Brad Dwyer is the founder of Roboflow, a startup helping developers build computer vision into their applications. Their solution allows developers, with zero computer vision experience, to go from images to a trained computer vision model in minutes.
Learn how Brad and Roboflow used Supabase to launch Paint.wtf, a product which survived traffic generated from the front page of Hacker News, Reddit, and Product Hunt.
From idea to a launch in a weekend
Brad and a friend (Erik Dunteman) wanted to experiment with OpenAI's new CLIP model through a side project they could build in a weekend. CLIP classifies a wide range of images by flipping image classification into a text similarity task. Current image classifiers are limited because they are trained on a fixed number of categories. In contrast, CLIP learns from the raw text describing the images meaning the classifier isn't limited by labels and supervised learning. The team recognised that CLIP opens up a vast range of use cases that have been difficult previously due to the time required to collect images and train the model.
Roboflow settled on a straightforward concept: they prompt users to draw an image which is then fed into CLIP. The AI then judges how close the drawing is to the given prompt and assigns it a score. Users' performance is tracked on a leaderboard for each prompt and users can see how well they performed against their peers according to the model.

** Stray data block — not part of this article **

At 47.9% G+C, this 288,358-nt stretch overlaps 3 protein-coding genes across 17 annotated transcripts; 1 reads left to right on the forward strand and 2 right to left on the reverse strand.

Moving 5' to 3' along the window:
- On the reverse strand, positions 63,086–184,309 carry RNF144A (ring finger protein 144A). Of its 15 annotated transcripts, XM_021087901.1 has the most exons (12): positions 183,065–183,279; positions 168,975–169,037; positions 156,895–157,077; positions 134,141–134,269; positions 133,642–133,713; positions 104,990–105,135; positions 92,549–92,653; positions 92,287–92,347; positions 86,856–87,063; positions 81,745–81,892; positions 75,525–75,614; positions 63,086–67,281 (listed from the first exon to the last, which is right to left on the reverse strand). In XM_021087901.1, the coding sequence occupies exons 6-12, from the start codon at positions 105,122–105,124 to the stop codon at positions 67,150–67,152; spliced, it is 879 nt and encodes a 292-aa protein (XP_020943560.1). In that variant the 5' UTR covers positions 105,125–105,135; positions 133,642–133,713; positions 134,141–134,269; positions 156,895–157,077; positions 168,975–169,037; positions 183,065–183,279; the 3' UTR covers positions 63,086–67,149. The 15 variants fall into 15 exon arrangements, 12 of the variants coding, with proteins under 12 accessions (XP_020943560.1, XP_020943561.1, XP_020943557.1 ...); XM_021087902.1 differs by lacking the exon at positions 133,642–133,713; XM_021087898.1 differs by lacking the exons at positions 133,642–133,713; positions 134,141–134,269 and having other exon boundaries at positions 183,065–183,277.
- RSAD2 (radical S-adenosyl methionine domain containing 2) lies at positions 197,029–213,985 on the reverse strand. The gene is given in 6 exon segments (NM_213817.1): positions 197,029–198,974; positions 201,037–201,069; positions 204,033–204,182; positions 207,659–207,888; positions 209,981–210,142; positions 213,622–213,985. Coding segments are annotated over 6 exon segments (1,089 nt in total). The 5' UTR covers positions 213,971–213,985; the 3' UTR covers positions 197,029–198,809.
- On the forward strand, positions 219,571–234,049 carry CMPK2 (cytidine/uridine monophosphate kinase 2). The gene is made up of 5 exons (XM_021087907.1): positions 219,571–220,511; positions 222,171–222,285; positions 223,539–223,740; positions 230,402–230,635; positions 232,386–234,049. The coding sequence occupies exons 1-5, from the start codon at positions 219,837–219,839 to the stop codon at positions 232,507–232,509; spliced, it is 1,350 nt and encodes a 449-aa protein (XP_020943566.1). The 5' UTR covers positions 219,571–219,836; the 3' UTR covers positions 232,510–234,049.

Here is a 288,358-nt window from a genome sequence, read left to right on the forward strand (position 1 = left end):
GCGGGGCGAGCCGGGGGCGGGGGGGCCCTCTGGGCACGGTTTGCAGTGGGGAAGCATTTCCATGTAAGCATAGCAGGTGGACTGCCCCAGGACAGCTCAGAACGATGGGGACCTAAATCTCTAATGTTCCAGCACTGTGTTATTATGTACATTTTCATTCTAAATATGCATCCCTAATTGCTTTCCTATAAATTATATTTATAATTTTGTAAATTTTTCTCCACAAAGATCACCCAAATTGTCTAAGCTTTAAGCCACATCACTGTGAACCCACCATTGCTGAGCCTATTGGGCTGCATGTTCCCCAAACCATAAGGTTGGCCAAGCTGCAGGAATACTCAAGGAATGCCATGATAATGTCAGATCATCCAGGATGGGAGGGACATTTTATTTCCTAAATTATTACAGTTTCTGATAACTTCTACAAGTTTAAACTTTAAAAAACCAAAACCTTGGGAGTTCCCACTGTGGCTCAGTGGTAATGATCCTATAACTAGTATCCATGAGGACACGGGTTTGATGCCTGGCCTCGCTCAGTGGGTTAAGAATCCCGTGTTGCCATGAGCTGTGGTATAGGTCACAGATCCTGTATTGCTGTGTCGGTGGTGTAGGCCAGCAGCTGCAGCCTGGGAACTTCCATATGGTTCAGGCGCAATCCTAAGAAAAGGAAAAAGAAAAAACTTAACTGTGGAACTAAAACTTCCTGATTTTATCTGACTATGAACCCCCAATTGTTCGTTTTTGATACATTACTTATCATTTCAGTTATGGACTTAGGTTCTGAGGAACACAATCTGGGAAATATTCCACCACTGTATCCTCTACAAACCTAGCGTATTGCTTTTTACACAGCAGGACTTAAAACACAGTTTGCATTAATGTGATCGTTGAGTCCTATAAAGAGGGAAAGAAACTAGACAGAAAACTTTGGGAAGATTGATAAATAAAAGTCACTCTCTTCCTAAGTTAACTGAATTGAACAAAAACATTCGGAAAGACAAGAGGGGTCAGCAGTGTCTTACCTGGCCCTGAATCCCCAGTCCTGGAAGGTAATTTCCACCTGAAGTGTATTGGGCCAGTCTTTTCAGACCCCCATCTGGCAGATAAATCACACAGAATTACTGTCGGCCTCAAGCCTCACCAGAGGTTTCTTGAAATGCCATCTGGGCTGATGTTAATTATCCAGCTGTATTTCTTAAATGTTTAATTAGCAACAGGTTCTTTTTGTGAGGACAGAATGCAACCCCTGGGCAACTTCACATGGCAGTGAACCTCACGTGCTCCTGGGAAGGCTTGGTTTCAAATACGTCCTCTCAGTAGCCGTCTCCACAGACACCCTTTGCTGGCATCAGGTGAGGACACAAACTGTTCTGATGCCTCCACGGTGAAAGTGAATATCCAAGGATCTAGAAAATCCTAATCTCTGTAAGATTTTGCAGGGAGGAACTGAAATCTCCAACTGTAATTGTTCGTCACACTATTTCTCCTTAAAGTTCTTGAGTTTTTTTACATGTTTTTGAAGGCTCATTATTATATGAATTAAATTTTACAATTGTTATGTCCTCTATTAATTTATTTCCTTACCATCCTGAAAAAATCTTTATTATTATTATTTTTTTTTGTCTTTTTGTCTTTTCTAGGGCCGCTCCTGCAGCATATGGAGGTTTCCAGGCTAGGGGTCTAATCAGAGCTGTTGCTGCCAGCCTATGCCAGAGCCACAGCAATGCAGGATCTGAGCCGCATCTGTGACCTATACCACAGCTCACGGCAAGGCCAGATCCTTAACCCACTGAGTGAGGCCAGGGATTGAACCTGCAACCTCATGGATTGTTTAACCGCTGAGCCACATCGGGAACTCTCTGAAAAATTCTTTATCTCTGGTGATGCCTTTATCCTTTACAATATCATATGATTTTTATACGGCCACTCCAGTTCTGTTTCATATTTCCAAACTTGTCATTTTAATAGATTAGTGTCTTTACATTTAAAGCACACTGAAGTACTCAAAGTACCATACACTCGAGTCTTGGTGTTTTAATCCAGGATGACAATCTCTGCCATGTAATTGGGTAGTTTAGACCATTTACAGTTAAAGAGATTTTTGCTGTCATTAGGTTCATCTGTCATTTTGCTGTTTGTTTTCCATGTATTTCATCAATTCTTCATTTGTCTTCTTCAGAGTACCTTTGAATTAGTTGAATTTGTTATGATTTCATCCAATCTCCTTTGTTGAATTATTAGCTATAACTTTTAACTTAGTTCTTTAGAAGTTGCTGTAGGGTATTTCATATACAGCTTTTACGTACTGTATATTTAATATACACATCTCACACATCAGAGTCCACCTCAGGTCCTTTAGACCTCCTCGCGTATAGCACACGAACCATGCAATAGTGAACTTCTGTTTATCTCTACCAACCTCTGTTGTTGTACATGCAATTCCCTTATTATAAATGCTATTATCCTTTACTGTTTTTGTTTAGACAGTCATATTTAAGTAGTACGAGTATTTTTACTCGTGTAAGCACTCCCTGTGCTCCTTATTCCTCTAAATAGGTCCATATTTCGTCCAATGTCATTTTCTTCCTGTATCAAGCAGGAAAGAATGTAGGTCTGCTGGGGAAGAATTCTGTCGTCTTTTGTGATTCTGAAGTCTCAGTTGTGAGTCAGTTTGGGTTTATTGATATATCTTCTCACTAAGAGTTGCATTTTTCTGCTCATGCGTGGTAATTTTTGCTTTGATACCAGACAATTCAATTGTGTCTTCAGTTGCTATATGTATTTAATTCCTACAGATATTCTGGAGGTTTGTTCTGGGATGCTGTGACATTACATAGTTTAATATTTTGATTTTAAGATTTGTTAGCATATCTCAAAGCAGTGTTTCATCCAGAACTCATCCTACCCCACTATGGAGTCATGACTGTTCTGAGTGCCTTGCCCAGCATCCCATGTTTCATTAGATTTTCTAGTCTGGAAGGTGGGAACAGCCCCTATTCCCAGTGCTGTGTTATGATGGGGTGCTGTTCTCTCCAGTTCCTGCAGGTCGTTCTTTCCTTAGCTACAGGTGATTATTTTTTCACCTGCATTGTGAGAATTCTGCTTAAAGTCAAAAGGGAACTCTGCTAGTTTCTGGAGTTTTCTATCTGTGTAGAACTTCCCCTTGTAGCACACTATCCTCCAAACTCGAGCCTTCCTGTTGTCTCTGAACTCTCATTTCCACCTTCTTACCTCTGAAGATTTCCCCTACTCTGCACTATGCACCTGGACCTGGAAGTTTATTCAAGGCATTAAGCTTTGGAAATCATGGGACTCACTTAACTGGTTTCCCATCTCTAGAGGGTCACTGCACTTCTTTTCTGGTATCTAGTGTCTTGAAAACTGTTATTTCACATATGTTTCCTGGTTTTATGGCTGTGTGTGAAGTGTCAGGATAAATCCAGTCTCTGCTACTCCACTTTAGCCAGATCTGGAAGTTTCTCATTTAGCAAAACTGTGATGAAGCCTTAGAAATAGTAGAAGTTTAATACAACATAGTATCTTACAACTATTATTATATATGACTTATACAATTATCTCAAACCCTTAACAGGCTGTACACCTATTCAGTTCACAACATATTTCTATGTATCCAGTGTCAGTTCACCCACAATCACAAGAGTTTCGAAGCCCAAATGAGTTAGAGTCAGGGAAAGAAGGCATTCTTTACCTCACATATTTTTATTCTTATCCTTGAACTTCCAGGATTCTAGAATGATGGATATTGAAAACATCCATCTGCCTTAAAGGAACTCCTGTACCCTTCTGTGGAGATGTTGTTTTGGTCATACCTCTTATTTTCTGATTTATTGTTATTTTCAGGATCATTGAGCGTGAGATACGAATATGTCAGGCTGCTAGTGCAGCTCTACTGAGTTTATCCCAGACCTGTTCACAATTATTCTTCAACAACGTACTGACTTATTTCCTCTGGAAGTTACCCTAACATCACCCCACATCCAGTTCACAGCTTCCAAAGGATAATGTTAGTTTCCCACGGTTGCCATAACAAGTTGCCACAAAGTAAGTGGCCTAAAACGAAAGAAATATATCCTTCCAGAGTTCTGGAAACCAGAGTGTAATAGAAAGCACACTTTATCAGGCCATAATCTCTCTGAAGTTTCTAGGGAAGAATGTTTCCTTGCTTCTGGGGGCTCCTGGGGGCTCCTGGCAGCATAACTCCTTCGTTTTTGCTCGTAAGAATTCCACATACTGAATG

Leaderboards that Count
Brad and the team needed a leaderboard to make this idea work. While their first intuition was to use Firebase, it lacks the built-in functionality for counting the number of documents in a collection - a critical function for implementing their leaderboard design.
You might export data to BigQuery, or implement an increment function on collection change, however PostgreSQL has great built in support for counting and Brad felt like this would be the perfect opportunity to test out Supabase and get the functionality he needed for the leaderboards to work reliably and without implementing add-ons.
One weekend to break the internet
Brad and the team built the product overnight and launched it on Hacker News. Paint.wtf went on to make it to Hacker News and Reddit's first page, and getting traction on Product Hunt. As a result, they had to handle serious user volumes; at its peak, users were submitting over 2 new drawings every second.
Over 100K users submitted drawings in a 24 hour span. At this point, Brad knew he had picked the right setup for his leaderboard as even with this massive spike in usage it continued to perform reliably so his users could get accurate and up to date rankings for their submissions.
Paint.Wtf has continued to get sustained coverage in the media and has continued to pick up new and unexpected use cases. For example, remote teams are using Paint.wtf as part of their daily ice breaker activities during COVID to keep up team social cohesion.
Ship fast, and carry on scaling
Thanks to Supabase, Roboflow could launch quickly and keep scaling despite the huge user volumes their innovative project generated overnight.